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Caterpillar for dinner (22)
CatherineD Gold Star Critiquer/Gold Star Workshop Editor/Gold Note Writer [C: 861 W: 57 N: 4006] (14097)
Like our friend Özgür Koçak, this jay likes caterpillars! I observed this handsome bird a while and he could find so many preys in a short time... but, sorry Özgür, to eat them.
Photo taken in the ruins of the temple of Aphrodite in Pythagorio, on Samos island.

The caterpillar is Shargacucullia verbasci (Linnaeus, 1758), a Noctuidae, if I’m not wrong. On the workshop, details on the head and the prey.

Garrulus glandarius Linnaeus, 1758
Family : Corvidae
Common names : Eurasian Jay [En], Geai des chênes [Fr], Bayağı alakarga [Tu], Ghiandaia [It] , Arrendajo, Gayo [Sp]

The Eurasian Jay is a species of bird occurring over a vast region from Western Europe and north-west Africa to the eastern seaboard of Asia and down into south-east Asia. Across its vast range, several very distinct racial forms have evolved to look very different from each other, especially when forms at the extremes of its range are compared.

Eight racial groups (33 subspecies in total) are recognised by Madge & Burn (1994):
- the nominate group (nine European races), with a streaked crown.
- the cervicalis group (three races in North Africa), with a rufous nape, grey mantle, very pale head sides, and a streaked or black crown.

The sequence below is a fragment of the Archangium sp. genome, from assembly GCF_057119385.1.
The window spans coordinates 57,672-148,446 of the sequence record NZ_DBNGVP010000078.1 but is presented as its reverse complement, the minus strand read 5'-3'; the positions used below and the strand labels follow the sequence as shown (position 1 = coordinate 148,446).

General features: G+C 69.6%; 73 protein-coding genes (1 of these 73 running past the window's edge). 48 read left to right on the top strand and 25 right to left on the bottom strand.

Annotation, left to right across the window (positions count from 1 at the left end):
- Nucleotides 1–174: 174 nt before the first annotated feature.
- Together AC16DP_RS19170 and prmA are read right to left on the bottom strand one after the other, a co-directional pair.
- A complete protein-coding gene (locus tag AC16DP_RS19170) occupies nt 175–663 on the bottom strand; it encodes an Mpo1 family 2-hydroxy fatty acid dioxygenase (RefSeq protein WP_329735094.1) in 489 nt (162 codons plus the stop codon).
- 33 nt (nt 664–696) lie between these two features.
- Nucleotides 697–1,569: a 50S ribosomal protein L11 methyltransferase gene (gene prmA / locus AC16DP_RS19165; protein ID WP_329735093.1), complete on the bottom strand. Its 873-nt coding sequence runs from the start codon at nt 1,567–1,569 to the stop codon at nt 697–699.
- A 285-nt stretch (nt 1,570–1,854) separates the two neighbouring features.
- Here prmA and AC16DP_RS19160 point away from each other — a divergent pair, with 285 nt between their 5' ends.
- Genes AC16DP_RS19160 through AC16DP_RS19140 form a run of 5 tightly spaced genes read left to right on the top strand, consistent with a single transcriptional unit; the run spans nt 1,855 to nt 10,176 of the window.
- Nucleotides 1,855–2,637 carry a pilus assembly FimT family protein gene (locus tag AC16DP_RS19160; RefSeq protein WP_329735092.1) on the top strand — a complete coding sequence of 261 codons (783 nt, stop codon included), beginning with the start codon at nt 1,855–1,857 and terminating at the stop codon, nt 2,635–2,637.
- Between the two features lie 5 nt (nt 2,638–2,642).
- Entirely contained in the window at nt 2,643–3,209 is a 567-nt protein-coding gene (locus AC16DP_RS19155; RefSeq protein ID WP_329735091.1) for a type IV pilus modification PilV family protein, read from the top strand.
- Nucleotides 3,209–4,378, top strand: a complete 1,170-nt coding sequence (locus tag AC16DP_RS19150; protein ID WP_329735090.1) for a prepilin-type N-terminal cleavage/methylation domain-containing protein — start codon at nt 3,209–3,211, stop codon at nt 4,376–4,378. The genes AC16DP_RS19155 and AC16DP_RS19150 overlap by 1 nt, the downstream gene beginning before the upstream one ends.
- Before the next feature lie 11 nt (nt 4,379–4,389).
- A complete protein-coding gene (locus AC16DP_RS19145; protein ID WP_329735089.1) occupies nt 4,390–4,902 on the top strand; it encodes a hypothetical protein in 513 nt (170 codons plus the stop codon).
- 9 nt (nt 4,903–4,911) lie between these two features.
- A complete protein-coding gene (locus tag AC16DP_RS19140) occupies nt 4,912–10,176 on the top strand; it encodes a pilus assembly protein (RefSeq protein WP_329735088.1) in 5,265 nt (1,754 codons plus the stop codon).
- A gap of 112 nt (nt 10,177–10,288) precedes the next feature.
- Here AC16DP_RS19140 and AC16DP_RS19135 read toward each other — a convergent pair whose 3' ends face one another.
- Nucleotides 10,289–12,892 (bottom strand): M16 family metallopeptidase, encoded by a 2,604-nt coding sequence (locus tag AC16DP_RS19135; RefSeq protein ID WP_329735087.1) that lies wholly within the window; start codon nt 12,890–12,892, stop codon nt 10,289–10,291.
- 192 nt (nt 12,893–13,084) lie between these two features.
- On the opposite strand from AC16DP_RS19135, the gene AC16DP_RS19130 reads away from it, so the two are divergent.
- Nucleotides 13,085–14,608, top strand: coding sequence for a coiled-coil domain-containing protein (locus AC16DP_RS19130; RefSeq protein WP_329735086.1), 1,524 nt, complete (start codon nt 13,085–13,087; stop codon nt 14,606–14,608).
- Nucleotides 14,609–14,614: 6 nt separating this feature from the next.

- the atricapillus group (four races in Middle East, Crimea & Turkey), with a uniform mantle & nape, black crown and very pale face.
- the race hyrcanus (Caspian forests of Iran), small with black forecrown and broadly-streaked hindcrown.
- the brandtii group (four races in Siberia and northern Japan), with a streaked crown, reddish head, dark iris and grey mantle.
- the leucotis group (two races in south-east Asia), with no white in the wing, a white forecrown, black hindcrown and much white on the sides of the head.
- the bispecularis group (six races in the Himalayan region), with an unstreaked rufous crown, and no white wing-patch.
- the japonicus group (four races in the southern Japanese islands), with a large white wing-patch, blackish face and scaled crown.

This ‘black-capped’ jay or Garrulus glandarius samios (Kleiner, 1940) is distributed in Samos and Ikaria islands of Aegean Sea, Greece. It is part of the agricapillus group (samios, anatoliae, iphigenia, krynicki, atricapillus).

References:
Madge S. & Burn H. (1999), Crows and Jays, Helm Identification Guides ISBN 978-0713652079.
Wikipedia

Altered Image #1

CatherineD Gold Star Critiquer/Gold Star Workshop Editor/Gold Note Writer [C: 861 W: 57 N: 4006] (14097)
Cropping
Edited by:CatherineD Gold Star Critiquer/Gold Star Workshop Editor/Gold Note Writer [C: 861 W: 57 N: 4006] (14097)

Cropping and Neat Image, to show the head and the caterpillar.